Practical Practice / Stop the Presses

Barley is In, Whole Grains are Out?

Health Canada has concluded that scientific evidence exists in support of the therapeutic claim linking barley grain products to a reduction of blood cholesterol.”

Two nutrition-related health claims have recently been evaluated by Health Canada – barley was approved for its role in lowering cholesterol, though the link between whole grain consumption and heart disease was insufficient to warrant a health claim. Here’s a summary of these recent yay and nay reports.

Barley and cholesterol – supported

History (July 2012): Based on a review 13 studies, Health Canada found sufficient evidence to approve the claim linking intake of barley grains (more specifically beta-glucan) to cholesterol lowering.

Allowed Claim: “[serving size] of [name of food] supplies/provides X% of the daily amount of the fibre shown to help reduce/lower cholesterol” where “daily amount” is equal to 3 g of beta-glucan.

e.g., “125 ml (1/2 cup) of cooked pearled barley supplies 60% of the daily amount of the fibre shown to help lower cholesterol.”

Primary Criteria: food item contains at least 1 gram of beta-glucan from barley grain products per serving.

Whole grains and heart disease – not supported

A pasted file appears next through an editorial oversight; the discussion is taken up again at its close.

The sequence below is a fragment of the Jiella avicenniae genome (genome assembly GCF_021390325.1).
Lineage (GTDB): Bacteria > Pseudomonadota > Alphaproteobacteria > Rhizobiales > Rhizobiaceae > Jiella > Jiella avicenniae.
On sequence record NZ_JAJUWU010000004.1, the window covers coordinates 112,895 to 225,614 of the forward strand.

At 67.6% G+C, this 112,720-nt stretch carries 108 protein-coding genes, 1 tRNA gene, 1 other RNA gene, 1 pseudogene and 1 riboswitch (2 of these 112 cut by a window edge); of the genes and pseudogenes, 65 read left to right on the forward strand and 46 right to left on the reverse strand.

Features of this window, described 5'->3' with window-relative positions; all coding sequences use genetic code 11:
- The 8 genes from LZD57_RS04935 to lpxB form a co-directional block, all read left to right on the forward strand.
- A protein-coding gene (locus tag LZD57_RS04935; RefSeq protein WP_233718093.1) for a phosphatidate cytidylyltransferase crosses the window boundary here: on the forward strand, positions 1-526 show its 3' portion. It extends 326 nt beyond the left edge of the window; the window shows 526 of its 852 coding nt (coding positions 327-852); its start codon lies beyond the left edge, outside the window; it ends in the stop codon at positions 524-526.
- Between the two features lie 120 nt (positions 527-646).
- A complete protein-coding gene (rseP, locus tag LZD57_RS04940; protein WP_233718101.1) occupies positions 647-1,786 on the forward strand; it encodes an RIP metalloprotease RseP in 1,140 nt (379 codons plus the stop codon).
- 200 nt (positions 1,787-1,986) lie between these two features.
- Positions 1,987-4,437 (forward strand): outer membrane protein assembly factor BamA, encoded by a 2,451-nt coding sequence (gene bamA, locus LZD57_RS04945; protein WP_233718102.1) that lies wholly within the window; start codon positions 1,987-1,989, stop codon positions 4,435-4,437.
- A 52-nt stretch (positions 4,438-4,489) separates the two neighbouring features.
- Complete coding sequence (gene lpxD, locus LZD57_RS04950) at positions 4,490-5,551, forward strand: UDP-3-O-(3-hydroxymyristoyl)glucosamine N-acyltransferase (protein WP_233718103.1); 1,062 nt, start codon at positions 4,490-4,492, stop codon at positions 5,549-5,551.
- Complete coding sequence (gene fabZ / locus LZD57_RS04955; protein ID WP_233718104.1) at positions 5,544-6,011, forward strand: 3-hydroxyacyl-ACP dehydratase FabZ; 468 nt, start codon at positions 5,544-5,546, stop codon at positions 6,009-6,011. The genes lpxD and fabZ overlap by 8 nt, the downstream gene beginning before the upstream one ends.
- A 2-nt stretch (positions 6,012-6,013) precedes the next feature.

History (July 2012): Based on a meta-analyses of 17 studies, Health Canada found insufficient evidence to approve the claim linking intake of whole grains (including oats, barley, rye, and wheat) to a reduced risk of coronary artery disease. While there was a link between whole grain consumption and cholesterol lowering, the systematic review results indicated that such benefit was largely due to grains containing beta-glucan, such as oats and barley. As such, Health Canada ruled that generalizing to “whole grains” as a group, and specifically whole grain wheat, was unwarranted.

No Baloney’s advice. Just because there is insufficient evidence to support the link between whole grains and lower risk of heart disease, doesn’t mean whole grains are not associated with heart health! Other claims have been rejected in the past too: based on literature reviews, the evidence for a link between cancer risk and both dietary fat and dietary fibre was deemed insufficient for health claims in either case.

Nutrition-related health claims are assessed based on a high standard of evidence… but that doesn’t make them infallible. Just like with the health check symbol, meeting the Health Canada nutrition claim criteria does not guarantee a food is healthy or is something you should strive to increase in your diet. Here is a perfect example, courtesy of Weighty Matters – plant sterol-fortified potato chips, complete with front-of-package health claim!

There are new claims being forwarded for approval all of the time, but some manufacturers don’t exactly wait before making their own claims…

As part of healthy eating, low fat Special K* cereals and portion controlled snacks (excluding cracker chips) can help you achieve and maintain a healthy body weight.”

Sounds an awful lot like an unapproved health claim from Kellogg’s Special K products…

Have you seen nutrition-related health claims plastered on less-than-healthy foods? Leave them in the comments!


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